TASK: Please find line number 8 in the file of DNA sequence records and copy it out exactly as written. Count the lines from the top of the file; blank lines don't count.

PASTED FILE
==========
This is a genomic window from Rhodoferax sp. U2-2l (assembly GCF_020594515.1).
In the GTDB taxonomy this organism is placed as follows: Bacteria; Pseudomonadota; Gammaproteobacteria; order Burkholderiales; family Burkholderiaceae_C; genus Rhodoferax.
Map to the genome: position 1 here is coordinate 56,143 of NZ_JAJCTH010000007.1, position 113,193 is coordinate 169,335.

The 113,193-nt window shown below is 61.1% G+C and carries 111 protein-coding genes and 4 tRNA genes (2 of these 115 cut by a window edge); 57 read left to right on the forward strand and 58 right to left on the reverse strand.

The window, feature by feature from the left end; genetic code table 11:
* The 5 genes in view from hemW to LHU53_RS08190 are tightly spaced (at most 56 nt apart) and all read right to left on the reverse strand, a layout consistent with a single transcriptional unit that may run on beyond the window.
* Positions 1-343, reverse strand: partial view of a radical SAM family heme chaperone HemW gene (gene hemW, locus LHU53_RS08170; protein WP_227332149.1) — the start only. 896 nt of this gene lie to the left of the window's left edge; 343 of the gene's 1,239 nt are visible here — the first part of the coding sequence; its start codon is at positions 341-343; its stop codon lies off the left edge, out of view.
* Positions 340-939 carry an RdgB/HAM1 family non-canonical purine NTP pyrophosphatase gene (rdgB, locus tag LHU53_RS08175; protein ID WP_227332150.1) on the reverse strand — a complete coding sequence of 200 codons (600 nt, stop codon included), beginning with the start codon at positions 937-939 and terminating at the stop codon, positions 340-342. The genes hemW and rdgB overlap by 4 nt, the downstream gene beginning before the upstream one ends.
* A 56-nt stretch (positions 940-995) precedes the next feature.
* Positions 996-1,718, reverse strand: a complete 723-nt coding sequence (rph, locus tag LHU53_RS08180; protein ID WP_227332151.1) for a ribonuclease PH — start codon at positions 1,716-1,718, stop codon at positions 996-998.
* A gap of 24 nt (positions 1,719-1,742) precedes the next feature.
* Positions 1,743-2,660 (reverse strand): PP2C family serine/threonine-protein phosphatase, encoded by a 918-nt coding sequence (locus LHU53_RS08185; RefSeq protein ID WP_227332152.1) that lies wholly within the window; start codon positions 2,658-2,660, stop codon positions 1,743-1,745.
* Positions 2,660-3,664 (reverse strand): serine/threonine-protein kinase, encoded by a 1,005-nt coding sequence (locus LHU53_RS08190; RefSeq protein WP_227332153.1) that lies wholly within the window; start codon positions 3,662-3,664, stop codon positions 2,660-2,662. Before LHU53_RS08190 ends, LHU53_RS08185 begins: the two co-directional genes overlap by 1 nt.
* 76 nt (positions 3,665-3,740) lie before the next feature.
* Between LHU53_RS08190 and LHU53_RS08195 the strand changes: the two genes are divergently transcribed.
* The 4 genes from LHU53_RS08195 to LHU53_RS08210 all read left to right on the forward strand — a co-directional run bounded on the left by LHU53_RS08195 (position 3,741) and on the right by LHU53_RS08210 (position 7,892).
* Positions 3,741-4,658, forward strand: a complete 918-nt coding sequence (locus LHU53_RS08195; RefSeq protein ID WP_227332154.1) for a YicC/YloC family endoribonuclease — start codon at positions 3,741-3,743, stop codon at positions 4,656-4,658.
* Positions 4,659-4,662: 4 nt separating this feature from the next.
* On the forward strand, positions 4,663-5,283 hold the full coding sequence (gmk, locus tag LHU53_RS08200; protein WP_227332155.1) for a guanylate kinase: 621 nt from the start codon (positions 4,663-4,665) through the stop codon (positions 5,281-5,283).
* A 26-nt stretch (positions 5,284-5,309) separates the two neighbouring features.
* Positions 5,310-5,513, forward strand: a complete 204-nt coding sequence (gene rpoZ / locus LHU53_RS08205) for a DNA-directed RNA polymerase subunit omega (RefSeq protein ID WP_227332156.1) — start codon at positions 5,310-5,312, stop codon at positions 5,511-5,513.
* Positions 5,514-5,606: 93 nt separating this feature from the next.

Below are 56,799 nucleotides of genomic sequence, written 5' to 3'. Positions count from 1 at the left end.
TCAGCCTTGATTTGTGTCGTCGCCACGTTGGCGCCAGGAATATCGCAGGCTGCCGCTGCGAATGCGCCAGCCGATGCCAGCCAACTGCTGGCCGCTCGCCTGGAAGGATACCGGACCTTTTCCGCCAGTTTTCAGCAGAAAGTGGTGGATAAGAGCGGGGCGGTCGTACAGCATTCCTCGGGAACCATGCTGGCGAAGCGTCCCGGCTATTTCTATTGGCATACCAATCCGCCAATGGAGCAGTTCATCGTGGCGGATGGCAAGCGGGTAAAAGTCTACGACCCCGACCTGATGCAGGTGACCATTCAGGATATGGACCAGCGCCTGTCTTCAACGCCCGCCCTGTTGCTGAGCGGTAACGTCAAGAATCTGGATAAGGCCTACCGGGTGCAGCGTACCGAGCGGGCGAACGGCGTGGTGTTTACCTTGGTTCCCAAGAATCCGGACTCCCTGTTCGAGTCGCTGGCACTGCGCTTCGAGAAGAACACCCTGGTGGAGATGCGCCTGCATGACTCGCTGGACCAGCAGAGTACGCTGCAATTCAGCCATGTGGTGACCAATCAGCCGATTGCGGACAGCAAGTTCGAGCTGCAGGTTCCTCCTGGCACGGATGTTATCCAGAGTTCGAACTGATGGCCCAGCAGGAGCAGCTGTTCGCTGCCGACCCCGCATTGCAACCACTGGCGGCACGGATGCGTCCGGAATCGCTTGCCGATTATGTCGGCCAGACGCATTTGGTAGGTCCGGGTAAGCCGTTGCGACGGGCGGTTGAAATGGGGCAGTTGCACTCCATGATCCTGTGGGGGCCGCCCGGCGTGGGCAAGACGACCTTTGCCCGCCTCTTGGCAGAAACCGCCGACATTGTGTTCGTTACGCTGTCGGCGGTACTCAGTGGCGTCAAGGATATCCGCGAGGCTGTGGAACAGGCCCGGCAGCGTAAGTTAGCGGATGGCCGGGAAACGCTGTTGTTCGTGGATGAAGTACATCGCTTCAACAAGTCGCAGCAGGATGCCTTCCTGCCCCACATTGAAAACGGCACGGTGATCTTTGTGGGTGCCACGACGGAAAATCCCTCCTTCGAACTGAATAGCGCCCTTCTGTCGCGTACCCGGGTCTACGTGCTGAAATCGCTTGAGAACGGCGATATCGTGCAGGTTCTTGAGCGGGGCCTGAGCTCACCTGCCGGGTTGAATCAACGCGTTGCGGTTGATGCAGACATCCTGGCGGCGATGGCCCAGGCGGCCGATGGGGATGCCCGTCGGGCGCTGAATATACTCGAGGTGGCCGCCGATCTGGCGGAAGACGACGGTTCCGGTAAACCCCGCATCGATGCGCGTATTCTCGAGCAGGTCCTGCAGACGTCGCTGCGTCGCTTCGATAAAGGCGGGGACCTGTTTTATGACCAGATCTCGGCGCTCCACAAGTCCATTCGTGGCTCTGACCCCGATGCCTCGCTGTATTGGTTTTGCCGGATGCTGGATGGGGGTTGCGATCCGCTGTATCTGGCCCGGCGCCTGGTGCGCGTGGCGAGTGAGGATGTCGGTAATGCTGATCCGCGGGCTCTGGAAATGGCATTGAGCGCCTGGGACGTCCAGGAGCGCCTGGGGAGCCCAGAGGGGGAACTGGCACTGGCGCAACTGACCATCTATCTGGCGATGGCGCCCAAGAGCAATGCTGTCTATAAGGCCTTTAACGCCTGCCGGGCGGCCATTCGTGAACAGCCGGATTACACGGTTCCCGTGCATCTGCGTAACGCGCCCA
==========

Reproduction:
* Positions 340-939 carry an RdgB/HAM1 family non-canonical purine NTP pyrophosphatase gene (rdgB, locus tag LHU53_RS08175; protein ID WP_227332150.1) on the reverse strand — a complete coding sequence of 200 codons (600 nt, stop codon included), beginning with the start codon at positions 937-939 and terminating at the stop codon, positions 340-342. The genes hemW and rdgB overlap by 4 nt, the downstream gene beginning before the upstream one ends.